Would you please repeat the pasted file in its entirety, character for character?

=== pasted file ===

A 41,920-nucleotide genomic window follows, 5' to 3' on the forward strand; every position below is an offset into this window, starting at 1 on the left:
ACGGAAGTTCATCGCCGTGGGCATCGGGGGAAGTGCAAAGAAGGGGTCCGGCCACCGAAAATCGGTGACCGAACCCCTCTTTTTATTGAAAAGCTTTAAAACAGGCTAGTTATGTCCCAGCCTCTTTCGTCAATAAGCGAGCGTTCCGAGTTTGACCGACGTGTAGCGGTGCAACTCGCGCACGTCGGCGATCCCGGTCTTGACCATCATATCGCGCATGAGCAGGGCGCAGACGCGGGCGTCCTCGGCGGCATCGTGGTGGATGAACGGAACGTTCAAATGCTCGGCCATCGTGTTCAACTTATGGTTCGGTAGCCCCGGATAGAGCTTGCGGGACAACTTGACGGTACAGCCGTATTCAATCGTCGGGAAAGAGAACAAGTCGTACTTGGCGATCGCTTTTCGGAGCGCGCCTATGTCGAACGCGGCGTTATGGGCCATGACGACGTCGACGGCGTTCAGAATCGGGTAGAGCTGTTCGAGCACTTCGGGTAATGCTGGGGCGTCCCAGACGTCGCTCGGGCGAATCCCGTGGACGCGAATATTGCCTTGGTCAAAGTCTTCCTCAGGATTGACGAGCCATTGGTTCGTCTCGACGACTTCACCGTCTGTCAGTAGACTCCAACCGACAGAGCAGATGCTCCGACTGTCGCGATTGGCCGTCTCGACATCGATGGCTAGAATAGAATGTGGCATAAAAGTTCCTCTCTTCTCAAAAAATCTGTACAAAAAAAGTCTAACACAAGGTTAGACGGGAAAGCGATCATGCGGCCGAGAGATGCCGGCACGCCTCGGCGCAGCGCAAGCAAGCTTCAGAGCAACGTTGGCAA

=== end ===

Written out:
A 41,920-nucleotide genomic window follows, 5' to 3' on the forward strand; every position below is an offset into this window, starting at 1 on the left:
ACGGAAGTTCATCGCCGTGGGCATCGGGGGAAGTGCAAAGAAGGGGTCCGGCCACCGAAAATCGGTGACCGAACCCCTCTTTTTATTGAAAAGCTTTAAAACAGGCTAGTTATGTCCCAGCCTCTTTCGTCAATAAGCGAGCGTTCCGAGTTTGACCGACGTGTAGCGGTGCAACTCGCGCACGTCGGCGATCCCGGTCTTGACCATCATATCGCGCATGAGCAGGGCGCAGACGCGGGCGTCCTCGGCGGCATCGTGGTGGATGAACGGAACGTTCAAATGCTCGGCCATCGTGTTCAACTTATGGTTCGGTAGCCCCGGATAGAGCTTGCGGGACAACTTGACGGTACAGCCGTATTCAATCGTCGGGAAAGAGAACAAGTCGTACTTGGCGATCGCTTTTCGGAGCGCGCCTATGTCGAACGCGGCGTTATGGGCCATGACGACGTCGACGGCGTTCAGAATCGGGTAGAGCTGTTCGAGCACTTCGGGTAATGCTGGGGCGTCCCAGACGTCGCTCGGGCGAATCCCGTGGACGCGAATATTGCCTTGGTCAAAGTCTTCCTCAGGATTGACGAGCCATTGGTTCGTCTCGACGACTTCACCGTCTGTCAGTAGACTCCAACCGACAGAGCAGATGCTCCGACTGTCGCGATTGGCCGTCTCGACATCGATGGCTAGAATAGAATGTGGCATAAAAGTTCCTCTCTTCTCAAAAAATCTGTACAAAAAAAGTCTAACACAAGGTTAGACGGGAAAGCGATCATGCGGCCGAGAGATGCCGGCACGCCTCGGCGCAGCGCAAGCAAGCTTCAGAGCAACGTTGGCAA